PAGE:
World Heritage Photos

Palace and Park of Fontainebleau

Palace and Park of Fontainebleau: The Palace of Fontainebleau is one of the grandest and largest of the royal châteaux of France. The Palace and Park of Fontainebleau are surrounded by the city of Fontainebleau and the vast Forest of Fontainebleau, a former royal hunting park. It is located about 55 km southeast of Paris and 70 km from the most famous palace of France, Versailles. The medieval royal hunting lodge and later château was the residence of French monarchs from the 12th until the 19th century. The royal hunting lodge of Fontainebleau was enlarged and embellished in the 16th century by François I, he wanted to make a 'New Rome' of Fontainebleau. The Palace and Park of Fontainebleau is a combination of the Renaissance style and the artistic traditions of France. The interior is decorated in the Mannerist Style. The Palace of Fontainebleau is the place where Napoleon I abdicated his throne before being exiled to Elba in 1814. The Palace of Fontainebleau became a national museum in 1927. The Palace and Park of Fontainebleau gained status as an UNESCO World Heritage in 1981.

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Palace and Park of Fontainebleau - The Palace and Park of Fontainebleau: The Carp Lake and the 17th century octagonal pavilion. The Palace of Fontainebleau is a former royal...

The Palace and Park of Fontainebleau: The Carp Lake and the 17th century octagonal pavilion. The Palace of Fontainebleau is a former royal residence in France. Fontainebleau was inhabited continuously from the 12th century to the fall of Napoleon III in 1870. The most famous French monarchs have left their mark on the palace, such as Napoleon Bonaparte. The Palace and Park of Fontainebleau gained the status as an UNESCO World Heritage in 1981.

  1. Palace and Park of Fontainebleau - The Palace and Park of Fontainebleau: The Carp Lake and the 17th century octagonal pavilion. The Palace of Fontainebleau is a former royal...

    The Palace and Park of Fontainebleau: The Carp Lake and the 17th century octagonal pavilion. The Palace of Fontainebleau is a former royal residence in France. Fontainebleau was inhabited continuously from the 12th century to the fall of Napoleon III in 1870. The most famous French monarchs have left their mark on the palace, such as Napoleon Bonaparte. The Palace and Park of Fontainebleau gained the status as an UNESCO World Heritage in 1981.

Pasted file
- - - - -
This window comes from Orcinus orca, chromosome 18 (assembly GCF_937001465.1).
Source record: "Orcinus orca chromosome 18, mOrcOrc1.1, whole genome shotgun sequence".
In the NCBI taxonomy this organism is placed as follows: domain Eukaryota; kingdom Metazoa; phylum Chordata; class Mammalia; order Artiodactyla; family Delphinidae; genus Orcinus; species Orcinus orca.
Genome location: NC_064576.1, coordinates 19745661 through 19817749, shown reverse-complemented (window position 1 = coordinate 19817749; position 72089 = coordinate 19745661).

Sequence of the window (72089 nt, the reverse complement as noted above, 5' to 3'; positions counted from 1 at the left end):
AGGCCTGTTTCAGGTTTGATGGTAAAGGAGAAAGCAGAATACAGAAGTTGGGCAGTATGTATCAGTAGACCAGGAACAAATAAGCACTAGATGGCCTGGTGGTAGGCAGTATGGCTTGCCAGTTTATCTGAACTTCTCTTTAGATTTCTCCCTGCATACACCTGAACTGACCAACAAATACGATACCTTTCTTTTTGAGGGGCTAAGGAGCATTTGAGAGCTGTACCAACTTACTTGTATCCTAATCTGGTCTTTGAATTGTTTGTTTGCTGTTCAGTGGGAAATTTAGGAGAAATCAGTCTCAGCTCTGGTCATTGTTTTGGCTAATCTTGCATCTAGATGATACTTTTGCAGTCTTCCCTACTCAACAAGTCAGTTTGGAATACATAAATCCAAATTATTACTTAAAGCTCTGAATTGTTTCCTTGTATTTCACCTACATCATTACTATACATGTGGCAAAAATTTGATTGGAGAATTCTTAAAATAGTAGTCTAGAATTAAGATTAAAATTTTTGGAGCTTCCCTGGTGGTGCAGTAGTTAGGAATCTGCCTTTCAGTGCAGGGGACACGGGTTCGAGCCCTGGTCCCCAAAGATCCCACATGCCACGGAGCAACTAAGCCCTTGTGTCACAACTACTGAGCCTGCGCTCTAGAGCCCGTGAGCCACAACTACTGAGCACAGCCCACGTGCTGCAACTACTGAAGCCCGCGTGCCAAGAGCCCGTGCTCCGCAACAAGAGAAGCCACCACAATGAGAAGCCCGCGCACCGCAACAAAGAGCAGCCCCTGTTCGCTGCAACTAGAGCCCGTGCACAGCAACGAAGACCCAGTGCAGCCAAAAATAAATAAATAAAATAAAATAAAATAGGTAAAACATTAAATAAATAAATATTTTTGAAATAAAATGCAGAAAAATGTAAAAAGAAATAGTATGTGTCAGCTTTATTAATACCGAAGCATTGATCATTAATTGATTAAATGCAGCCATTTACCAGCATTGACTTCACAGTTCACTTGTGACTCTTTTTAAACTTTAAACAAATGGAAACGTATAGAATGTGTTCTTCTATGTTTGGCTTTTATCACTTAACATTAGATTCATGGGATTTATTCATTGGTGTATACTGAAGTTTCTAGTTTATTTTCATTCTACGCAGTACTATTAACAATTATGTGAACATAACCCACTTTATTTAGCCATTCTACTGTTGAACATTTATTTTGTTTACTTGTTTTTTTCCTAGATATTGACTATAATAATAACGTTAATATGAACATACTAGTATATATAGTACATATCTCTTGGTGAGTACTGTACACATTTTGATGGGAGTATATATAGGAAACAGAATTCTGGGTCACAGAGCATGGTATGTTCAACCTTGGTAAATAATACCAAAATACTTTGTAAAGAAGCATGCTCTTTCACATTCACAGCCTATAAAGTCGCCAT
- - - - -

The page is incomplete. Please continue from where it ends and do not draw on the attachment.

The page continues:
2. Palace and Park of Fontainebleau - The Palace and Park of Fontainebleau: The Cour Ovale, the Oval Court. The central point of the Palace and of Fontainebleau is the Oval Court. The...

    The Palace and Park of Fontainebleau: The Cour Ovale, the Oval Court. The central point of the Palace and of Fontainebleau is the Oval Court. The Oval Court marks the position of the original medieval hunting lodge. The Oval Court is lined with 16th and 17th century façades. In the time, the Oval Court had a fortified entrance, the Porte Dorée. Since the time of King Henry IV, the gate opens onto the Cour des Offices.

  3. Palace and Park of Fontainebleau - The Palace and Park of Fontainebleau: The long coat and bicorne of Napoleon Bonaparte. One of the wings of the palace houses the Napoleon I...

    The Palace and Park of Fontainebleau: The long coat and bicorne of Napoleon Bonaparte. One of the wings of the palace houses the Napoleon I Museum. The museum houses a collection of furniture, paintings, sculptures, gold and silverware, costumes and documents of the imperial family, among the objects are the long coat and the famous bicorne hat of Napoleon Bonaparte and also objects from his military campaigns.

  4. Palace and Park of Fontainebleau - The Palace and Park of Fontainebleau: The cradle of the King of Rome, the son of Napoleon Bonaparte. Napoleon II, the son of Napoleon Bonaparte...